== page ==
Telecommunications Professionals

In addition to being skilled in legal and regulatory issues, Schwaninger & Associates has extensive experience in the practical aspects of developing and running a business. We can assist you with the legal, strategic and tactical aspects of establishing a business and keeping it running smoothly and efficiently. It is not enough for a business to receive sterile legal advice from its counsel. Businesses require a holistic approach to their total business that reflects the culture and objectives of the client, in order to forward their interests and protect their gains in a manner which is tailored to meet the client's needs and those of its marketplace. We will take the time to get to know you and your business, and customize our services to meet your unique needs.

Articles of Incorporation

Once a party decides to take corporate form, and in which state to be incorporated, specific actions must be taken to ensure the business will be recognized and treated as a corporate entity by law. This requires the filing of certain documents with a state's Corporations Commission, usually a division of the Secretary of State's office. Our office has filed hundreds of articles of incorporation in various jurisdictions and has assisted clients in doing the same. 

Board Participation

Under certain circumstances and in certain types of businesses, it may be appropriate and desirable to have a licensed attorney serve as a member of the governing board, particularly to help avert potential liability and other legal problems on an ongoing basis. Attorneys of Schwaninger & Associates are available to serve as board members in certain situations. We would be pleased to discuss such a possibility with eligible persons and companies.

Business Dissolution

Although dissolution symbolizes the end of a business entity of whatever form, the end of your business does not have to be needlessly stressful if your actions are done logically, legally and with an eye on trying to assure fairness among the owners. By planning dissolution carefully, owners can reduce rancor, stress, legal problems, and lingering liability. A poorly dissolved business can leave owners open to lawsuits that might not arise for a year after the business is gone. It makes sense for you to take the time to wrap things up correctly, neatly and legally. We suggest competent legal counsel to help you through these trying times. Schwaninger & Associates can help and we are particularly sensitive to the times when death is the cause of the end of a business. By combining our legal and business experience and knowledge of estate law, we can guide the estate and the business down parallel tracks to assure that a person's life work is a benefit to his or her heirs.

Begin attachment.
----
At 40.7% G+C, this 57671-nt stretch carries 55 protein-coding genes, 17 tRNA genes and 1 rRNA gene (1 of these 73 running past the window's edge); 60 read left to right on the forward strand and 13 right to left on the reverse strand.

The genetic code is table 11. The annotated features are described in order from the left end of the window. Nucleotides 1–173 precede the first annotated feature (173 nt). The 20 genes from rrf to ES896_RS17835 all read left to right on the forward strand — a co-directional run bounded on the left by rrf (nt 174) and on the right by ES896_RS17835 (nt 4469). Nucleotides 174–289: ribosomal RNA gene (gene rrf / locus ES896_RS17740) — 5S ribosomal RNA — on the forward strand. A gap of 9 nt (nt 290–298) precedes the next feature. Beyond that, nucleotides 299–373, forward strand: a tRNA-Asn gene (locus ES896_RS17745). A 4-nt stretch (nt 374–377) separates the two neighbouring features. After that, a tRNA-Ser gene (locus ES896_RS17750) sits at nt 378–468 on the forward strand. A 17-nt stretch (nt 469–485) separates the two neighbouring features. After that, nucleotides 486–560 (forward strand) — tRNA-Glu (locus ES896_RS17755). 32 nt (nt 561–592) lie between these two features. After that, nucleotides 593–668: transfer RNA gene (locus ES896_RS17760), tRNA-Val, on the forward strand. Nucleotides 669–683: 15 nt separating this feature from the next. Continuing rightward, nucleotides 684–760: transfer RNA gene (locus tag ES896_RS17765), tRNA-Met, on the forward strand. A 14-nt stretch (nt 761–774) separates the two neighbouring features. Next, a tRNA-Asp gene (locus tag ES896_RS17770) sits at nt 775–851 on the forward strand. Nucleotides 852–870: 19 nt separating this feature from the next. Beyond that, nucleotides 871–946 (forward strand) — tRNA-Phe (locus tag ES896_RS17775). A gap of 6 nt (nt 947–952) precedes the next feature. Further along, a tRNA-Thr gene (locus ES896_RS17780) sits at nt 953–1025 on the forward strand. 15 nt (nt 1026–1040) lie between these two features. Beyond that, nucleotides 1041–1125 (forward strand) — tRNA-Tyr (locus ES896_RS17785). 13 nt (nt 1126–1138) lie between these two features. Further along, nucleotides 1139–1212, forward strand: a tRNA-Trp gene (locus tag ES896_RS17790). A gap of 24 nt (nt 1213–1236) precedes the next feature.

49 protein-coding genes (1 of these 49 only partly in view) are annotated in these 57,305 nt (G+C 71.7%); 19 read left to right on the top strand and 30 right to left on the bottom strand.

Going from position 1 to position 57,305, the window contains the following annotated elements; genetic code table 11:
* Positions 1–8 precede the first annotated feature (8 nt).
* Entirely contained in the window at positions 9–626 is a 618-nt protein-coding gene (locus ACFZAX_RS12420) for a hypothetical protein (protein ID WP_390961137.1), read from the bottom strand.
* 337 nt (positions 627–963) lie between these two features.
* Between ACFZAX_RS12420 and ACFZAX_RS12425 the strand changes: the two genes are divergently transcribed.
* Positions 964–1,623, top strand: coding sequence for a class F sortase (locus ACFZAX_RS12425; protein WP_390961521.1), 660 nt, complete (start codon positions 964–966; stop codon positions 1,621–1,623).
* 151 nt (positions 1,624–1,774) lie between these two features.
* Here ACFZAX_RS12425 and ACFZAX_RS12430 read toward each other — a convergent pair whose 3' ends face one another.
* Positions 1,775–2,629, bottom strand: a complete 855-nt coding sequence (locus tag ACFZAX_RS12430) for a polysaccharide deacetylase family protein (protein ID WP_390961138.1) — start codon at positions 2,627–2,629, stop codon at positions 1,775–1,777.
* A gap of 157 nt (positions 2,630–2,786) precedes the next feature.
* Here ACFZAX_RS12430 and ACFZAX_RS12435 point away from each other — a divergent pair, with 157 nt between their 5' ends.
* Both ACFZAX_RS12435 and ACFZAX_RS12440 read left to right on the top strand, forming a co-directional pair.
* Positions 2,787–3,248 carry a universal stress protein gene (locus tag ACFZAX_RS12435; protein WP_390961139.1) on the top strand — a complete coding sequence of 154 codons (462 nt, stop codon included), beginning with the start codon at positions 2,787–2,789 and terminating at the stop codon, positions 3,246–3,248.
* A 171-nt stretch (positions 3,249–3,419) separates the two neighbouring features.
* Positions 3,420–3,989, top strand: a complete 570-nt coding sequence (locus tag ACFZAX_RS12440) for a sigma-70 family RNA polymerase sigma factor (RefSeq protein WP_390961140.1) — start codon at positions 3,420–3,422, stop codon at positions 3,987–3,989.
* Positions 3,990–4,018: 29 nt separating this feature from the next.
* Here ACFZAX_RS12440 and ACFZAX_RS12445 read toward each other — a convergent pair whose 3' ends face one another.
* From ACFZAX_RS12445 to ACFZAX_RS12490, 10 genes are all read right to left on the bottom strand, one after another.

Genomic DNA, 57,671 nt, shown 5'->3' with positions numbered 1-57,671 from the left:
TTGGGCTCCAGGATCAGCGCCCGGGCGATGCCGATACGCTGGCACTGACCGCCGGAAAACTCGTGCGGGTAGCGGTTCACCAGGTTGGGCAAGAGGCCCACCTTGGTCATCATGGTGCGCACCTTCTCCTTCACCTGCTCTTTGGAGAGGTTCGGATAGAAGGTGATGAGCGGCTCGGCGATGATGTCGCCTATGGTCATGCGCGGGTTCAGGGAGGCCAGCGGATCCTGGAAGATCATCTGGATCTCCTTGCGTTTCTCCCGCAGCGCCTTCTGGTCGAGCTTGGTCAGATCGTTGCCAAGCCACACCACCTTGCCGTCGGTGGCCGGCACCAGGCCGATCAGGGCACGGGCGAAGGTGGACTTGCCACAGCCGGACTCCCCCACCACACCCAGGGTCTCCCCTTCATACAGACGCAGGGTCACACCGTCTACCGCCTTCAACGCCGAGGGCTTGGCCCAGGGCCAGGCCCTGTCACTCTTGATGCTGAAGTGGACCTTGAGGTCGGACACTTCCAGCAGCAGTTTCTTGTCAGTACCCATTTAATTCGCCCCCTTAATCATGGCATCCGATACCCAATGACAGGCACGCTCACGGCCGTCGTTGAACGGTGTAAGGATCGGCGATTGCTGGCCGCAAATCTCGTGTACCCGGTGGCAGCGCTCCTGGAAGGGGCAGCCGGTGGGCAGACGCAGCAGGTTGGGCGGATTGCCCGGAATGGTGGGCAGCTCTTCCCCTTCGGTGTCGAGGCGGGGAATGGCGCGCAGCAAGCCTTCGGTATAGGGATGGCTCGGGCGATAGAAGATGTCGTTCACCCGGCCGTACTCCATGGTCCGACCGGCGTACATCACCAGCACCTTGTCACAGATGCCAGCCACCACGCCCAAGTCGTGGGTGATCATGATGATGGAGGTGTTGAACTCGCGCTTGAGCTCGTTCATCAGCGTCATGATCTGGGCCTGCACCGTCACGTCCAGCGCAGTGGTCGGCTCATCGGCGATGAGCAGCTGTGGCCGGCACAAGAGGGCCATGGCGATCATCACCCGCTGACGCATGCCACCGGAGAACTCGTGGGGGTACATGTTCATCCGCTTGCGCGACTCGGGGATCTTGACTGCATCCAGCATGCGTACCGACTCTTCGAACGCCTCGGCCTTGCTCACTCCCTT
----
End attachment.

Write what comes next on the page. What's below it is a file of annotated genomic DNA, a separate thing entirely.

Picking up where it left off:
Business Formation

Starting a business is a huge step and one that should not be taken without exercising foresight with regard to a number of important issues. One of the more pressing matters in the start-up phase of establishing a business is determining how it will best exist and perform in regards to form and materiality (i.e. whether the business will be, among other choices, a corporation, limited liability company, partnership or sole proprietorship). The manner in which a business is formed ultimately will affect how it will be taxed, how and by whom it will be controlled, as well as how liabilities will be imposed. Our years of experience provide us with the necessary foresight to advise clients as to which type of business formation is optimal for their respective needs.

Corporate Bylaws

A corporation cannot be governed, nor properly conduct business, without bylaws. A corporation's set of bylaws is the governing document setting forth the who, what, when and where that are essential to the corporation's business activities. When disagreements arise among shareholders, the bylaws serve as a guide to resolution. In addition, though some jurisdictions require a set of bylaws as a matter of law, most, if not all jurisdictions, look for bylaws when deciding whether to pierce the corporate veil (i.e., impose personal liability on shareholders). Schwaninger & Associates can be of vital assistance in the time consuming but important process of developing well-thought out and articulated bylaws to help ensure the smooth operation of business activities.

LLC Operating Agreements